The struggle did tear apart villages and families. And as Aleksandar says that he had to take sides, The theme of “taking sides” emerges in almost every story line. The Macedonians and the Albanians is the overriding struggle, but in so many ways, it works as a more intimate story between people. Aleksandar has to choose “sides” when dealing with Anne, Hana, his family, Samira and even his own beliefs. At the very beginning of the film, Kiril must choose between his priestly life and his country and protecting Zamira. Hana has to choose between her affection for Aleksandar and the safety of her children.
As a story, the three parallel parts are a clever way to dramatize the events. The mystery certainly holds the interest of viewers. I agreed with Variety's Sept. 7, 1994 review by Deborah Young that the movie, "owes part of its disturbing magic to its challenging structure."
As a film, I have a couple of complaints that contradict what seemed to be conventional wisdom at the time. In that same review, Young says there are "high production values." Maybe in the context that they were in the middle of nowhere, but there are several directorial selections that took away from the simple message of the story. The shooting of the cat scene was WAY over the top. At some point, it pushed past shocking and ventured toward the seam of ridiculous. I felt the same way about the level of gratuitous shooting in the restaurant scene.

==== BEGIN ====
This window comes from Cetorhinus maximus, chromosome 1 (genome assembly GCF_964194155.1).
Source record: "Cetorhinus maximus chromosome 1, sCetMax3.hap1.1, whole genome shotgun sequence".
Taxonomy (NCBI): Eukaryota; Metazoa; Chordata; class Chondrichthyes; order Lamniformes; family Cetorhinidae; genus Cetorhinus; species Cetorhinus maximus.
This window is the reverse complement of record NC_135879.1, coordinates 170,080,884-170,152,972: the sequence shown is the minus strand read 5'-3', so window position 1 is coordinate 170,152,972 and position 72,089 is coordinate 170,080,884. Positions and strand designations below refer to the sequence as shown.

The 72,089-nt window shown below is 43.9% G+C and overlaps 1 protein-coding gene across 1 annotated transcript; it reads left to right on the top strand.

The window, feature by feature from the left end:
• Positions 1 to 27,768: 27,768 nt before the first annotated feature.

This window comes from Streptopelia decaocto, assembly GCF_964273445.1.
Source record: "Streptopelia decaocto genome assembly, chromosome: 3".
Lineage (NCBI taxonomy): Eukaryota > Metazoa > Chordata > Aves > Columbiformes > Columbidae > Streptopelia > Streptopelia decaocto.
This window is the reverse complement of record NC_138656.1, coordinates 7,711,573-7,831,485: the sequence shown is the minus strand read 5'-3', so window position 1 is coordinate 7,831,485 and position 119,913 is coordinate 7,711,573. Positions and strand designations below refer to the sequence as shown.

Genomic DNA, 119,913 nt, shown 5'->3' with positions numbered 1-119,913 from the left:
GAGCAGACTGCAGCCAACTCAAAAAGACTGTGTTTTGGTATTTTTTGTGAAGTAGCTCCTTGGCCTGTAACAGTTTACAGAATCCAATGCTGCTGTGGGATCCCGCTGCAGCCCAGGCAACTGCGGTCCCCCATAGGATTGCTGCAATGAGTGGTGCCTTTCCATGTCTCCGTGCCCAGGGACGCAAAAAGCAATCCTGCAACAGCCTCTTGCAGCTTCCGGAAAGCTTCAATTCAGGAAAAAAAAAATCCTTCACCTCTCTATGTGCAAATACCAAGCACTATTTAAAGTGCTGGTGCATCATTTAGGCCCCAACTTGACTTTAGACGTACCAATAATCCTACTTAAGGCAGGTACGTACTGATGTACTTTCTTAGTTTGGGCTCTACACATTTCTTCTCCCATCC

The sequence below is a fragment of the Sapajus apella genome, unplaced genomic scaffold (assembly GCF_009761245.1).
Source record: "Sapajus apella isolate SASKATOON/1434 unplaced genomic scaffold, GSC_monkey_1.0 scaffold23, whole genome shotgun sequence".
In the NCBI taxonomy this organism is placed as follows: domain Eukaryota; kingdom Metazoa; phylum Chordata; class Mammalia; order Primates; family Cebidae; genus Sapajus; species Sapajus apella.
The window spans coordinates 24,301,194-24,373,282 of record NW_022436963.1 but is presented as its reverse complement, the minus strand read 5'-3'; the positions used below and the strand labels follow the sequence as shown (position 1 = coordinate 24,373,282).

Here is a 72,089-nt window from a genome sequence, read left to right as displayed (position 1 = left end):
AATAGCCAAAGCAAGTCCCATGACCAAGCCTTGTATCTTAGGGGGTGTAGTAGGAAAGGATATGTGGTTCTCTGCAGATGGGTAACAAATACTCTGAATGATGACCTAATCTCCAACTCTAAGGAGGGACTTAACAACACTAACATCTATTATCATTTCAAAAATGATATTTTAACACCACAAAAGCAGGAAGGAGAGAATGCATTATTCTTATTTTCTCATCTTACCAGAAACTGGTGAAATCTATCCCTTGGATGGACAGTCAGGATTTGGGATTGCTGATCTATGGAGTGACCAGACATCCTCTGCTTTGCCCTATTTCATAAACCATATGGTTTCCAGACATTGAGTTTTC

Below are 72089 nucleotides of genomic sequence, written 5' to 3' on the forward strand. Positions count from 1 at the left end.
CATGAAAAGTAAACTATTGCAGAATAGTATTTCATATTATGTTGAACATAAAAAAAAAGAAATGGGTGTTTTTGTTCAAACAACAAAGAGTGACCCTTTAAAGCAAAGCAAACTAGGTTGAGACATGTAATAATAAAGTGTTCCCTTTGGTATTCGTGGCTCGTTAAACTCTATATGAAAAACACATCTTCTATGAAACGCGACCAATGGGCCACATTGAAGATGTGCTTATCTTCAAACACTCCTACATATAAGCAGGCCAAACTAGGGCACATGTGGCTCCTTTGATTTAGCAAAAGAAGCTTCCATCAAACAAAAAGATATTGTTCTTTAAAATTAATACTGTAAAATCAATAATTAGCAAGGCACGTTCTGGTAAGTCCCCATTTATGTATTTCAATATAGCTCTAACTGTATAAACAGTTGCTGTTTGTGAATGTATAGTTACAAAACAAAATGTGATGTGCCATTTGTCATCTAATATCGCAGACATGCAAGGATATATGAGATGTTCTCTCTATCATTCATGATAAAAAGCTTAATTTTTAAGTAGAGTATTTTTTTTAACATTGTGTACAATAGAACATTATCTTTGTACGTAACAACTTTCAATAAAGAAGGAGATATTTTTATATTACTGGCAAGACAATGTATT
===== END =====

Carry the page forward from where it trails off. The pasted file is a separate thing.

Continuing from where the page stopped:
There is a shooting star put into the back night sky at one point when Kiril is returning back to the monastery from the funeral. It was a forced entry. When John Simon wrote on April 3, 1995 in the National Review of the "pretentiously artsy concoction" of a movie, I think these are the kinds of things he's talking about.
I also agreed with Simon that with the exception of Aleksandar, the movie "fails to create rounded believable characters." I didn't really care much about the characters as people. Perhaps it is just that the chronology interrupted that facet of the film.
Overall, "Before the Rain" accomplishes what I think it set out to do: offer a window in an often misunderstood world filled with unbearable violence.
* As Aleksandar is riding his bike up the hill after being home for a day, he is singing "Raindrops Keep Falling on My Head."
* There are two repetitions that are made for effect in Parts 1 and 2, but I couldn't find in "Words." I previously mentioned the Beastie Boys song in my discussion post, but there is also a turtle in both scenes.
* The line about "War is a virus" comes from a medical doctor.
Friday, December 26, 2008
Sorry I'm late to the game, folks. I'll be posting more this weekend.